Read Between The Lines: a crucial slice of advice for the great unwoked AND the title of Klute’s eighth album. An album that could just be his most accomplished LP to date.
Taking more time between albums than he ever has done since his debut LP landed in 1998, digesting and reflecting the exacerbating and confounding political and media climate along the way, Klute (real name Tom Withers) believes he’s dived deeper into his creative process than on previous albums. Shutting out scene noise and not bringing in any peers or friends for feedback, it’s the sound of a man flexing a cool sub-zero on the give-a-fuck-meter.
It’s business as usual in this sense: Ever since his punk band Stupids emerged in the mid 80s, right through his techno adventures throughout the early 90s, his role in the Ipswich’s substantial contribution to drum & bass (Certificate 18, Digital, Spirit, Photek, Redeye Records) and his longstanding and highly respected label Commercial Suicide, Tom has consistently carved his own path and never appeared to be swayed by trend or hype.
The same can be said for Read Between The Lines. The sound of the album he wanted to make, it’s dense in layers, details and shades. From the heavenly soul surges of Angel Makers to the iced-out early Warp style techno of Accept Our Power; the paranoid Blue Note blunderbuss Life Spits Out The Living to the Terry Riley-esque ambience of We Will Return; Read Between The Lines is broad in scope yet consistent in theme and textures. It sits in its own time and its own universe while remaining fully rooted in the real world by way of cultural references, context and the unavoidable influence of the current climate.
In over 20 years of drum & bass productions, Klute has never dropped a bad album. But talking to him, you get the strong feeling he’s invested more time and energy into this than anything he’s done before. Here’s what he has to say…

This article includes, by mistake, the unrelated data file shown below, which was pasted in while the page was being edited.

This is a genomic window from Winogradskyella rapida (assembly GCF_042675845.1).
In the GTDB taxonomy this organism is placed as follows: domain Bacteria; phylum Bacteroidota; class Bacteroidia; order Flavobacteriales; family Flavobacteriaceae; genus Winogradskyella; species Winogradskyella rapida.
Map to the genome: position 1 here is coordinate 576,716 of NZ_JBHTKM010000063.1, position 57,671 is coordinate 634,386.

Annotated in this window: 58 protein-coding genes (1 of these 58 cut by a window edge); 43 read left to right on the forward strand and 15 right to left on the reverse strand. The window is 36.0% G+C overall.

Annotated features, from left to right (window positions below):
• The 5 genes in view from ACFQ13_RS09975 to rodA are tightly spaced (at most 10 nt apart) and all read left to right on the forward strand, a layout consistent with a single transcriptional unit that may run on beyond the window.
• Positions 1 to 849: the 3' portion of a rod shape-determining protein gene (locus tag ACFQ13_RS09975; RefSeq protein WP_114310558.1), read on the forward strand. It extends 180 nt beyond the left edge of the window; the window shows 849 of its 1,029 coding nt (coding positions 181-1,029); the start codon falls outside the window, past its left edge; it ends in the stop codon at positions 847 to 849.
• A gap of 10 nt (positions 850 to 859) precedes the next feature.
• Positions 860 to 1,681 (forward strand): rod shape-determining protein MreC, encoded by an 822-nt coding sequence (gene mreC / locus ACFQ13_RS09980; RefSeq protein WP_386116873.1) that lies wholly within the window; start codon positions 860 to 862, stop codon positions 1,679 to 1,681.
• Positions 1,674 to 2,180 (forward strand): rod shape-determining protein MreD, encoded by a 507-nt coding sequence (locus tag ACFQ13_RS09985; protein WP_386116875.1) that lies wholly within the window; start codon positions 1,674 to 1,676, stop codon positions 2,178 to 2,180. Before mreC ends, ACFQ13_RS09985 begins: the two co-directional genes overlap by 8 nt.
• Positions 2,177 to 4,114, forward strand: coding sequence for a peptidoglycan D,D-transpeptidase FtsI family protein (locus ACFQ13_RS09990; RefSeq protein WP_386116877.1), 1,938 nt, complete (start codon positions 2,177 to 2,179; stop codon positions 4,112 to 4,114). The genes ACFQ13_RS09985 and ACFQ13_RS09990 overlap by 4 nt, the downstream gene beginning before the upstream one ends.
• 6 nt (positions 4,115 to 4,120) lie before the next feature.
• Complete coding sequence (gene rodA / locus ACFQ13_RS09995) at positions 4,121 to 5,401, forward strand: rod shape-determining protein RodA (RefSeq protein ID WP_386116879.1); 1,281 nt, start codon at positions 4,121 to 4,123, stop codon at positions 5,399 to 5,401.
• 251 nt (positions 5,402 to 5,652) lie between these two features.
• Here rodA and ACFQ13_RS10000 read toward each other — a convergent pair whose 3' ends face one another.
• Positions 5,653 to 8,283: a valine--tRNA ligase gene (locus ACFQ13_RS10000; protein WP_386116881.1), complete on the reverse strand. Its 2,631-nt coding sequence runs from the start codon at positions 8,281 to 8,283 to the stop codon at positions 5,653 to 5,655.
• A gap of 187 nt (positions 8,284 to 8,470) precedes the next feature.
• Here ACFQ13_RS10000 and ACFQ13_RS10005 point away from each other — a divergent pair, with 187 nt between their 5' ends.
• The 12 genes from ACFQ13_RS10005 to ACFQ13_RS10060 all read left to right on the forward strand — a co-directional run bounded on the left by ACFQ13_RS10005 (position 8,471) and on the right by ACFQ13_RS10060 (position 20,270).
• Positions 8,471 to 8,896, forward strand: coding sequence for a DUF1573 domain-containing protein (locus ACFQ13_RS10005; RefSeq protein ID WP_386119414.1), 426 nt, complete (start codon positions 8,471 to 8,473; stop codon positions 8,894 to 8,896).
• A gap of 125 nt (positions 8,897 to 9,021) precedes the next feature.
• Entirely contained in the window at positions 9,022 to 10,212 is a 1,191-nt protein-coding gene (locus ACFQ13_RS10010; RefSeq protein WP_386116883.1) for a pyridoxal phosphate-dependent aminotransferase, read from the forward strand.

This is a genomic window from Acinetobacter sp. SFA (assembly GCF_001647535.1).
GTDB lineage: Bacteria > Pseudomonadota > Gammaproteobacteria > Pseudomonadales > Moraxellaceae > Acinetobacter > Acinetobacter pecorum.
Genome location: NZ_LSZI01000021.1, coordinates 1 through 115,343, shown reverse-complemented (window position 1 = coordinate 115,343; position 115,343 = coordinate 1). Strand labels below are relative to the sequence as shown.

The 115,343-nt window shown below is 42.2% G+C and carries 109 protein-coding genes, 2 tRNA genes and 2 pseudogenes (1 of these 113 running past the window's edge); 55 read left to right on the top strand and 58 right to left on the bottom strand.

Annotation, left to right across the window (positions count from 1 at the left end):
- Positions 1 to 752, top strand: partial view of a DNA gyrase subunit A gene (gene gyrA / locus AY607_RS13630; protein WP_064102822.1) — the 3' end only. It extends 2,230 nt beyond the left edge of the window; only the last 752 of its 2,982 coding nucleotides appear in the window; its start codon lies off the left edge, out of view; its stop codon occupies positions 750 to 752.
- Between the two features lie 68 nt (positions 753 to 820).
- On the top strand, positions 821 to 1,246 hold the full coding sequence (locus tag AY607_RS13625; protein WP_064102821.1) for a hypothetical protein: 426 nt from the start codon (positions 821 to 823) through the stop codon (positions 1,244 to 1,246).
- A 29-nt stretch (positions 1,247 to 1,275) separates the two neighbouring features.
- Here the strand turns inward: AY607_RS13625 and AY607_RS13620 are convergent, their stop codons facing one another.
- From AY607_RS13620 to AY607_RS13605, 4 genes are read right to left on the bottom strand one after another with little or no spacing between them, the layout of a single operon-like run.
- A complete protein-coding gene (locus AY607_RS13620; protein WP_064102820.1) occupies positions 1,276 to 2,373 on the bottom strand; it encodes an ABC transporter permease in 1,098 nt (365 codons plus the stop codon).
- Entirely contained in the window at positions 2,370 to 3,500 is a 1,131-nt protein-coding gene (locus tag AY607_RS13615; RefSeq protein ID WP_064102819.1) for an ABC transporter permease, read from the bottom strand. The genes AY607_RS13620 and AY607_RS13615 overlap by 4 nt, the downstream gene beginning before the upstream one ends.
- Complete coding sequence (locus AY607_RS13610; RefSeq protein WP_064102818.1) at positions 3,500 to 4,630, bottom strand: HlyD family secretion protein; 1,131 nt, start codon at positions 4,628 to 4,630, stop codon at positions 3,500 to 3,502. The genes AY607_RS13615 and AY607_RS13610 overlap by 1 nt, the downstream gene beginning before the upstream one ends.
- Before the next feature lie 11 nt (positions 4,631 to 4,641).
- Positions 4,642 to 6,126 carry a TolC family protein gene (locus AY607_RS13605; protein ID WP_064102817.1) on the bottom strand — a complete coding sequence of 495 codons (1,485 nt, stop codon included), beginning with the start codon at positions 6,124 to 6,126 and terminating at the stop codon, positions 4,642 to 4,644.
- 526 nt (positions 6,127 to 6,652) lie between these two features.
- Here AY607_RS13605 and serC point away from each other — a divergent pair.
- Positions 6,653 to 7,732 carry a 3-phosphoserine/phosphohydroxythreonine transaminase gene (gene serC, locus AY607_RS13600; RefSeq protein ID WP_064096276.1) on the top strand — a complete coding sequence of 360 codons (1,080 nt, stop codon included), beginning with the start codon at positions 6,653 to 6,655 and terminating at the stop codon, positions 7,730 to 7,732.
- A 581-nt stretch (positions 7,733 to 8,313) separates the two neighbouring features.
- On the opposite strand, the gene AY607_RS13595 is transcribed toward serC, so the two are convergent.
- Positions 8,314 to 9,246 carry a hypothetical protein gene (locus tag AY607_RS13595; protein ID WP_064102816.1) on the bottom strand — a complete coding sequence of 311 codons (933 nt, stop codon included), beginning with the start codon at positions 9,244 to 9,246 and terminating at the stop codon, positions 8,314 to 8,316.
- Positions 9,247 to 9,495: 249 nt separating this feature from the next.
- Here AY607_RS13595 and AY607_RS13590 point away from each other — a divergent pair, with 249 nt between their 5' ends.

Last time you were on this site Keeno compared you to Debussy.
I was! It was interesting because I come from a classical family – my sisters were classically trained, my parents played it all the time but I sidestepped it and got into rock when I was growing up. I only really got into any level of classical theory when I got into jazz. So it was interesting to hear Keeno’s perspective. I still consider classical within other frameworks such as movie scores or in jazz. I’ve had little dabbles into real classical music in the past but truly penetrating that world would involve a deep study. I’m prone to my throwing myself in at the deep end and really immersing myself into a style so it’s only a matter of time…
What was the last odyssey you went on in this way?
Oh so many. The last few have been soundtracks, British jazz and British lovers rock. With everything, there’s some incredible stuff in every style and also some incredible amounts of things I really don’t like. But that’s the beauty of digging. Actually I’m going through quite a 90s techno phase but that’s more of a revival than a study. Stuff like Speedy J and old Warp releases. Future Beat Alliance.
You can hear that influence on the album – especially on tunes such as The Power Of The Light and Clappy…
That’s my computer roots. I originally came through on punk but my synthesis and sequencing roots all came through techno until I made a conscious decision to go in wholeheartedly into drum & bass.
What inspired that decision?
I loved the music but also there were some very influential people in Ipswich at the time. Guys like Paul Arnold who ran Certificate 18, Redeye Records guys like Photek, Digital, Spirit. It was a really exciting scene with loads going on, everyone working on different nights and radio shows and making records. It was really inclusive. I’d come over from America, where I was living at the time, and was shocked by it all.
I guess the DIY spirit resonated with your punk background?
Definitely. I’d been in some type of no man’s land of musical exploration after the punk thing died in the late 80s. I hadn’t paid much attention to acid house but when raves took a different direction and became a lot more free and open and there was a lot of fusion and soundsystem culture and, as you say, a lot more DIY stuff, then I was fully paying attention.
Can you still see evidence of that spirit now, over 20 years later?
Yeah, people are still doing things and learning and making and creating things of their own. It’s still evident but I think we’re just subject to an abundance of information that’s constant so it’s harder for anyone to be heard.
How do you personally deal with input overload? Especially when it comes to writing…
By trying my hardest to completely shut everything else out and really focus on what I’m doing and the process and get deep into it so nothing else matters. Not ask friends or associates for feedback – just getting on with it and really digging into my own vision and process and creating something that is completely my own.
Would you say that you did that even more than you have on the last few albums? The Draft and Music For Prophet?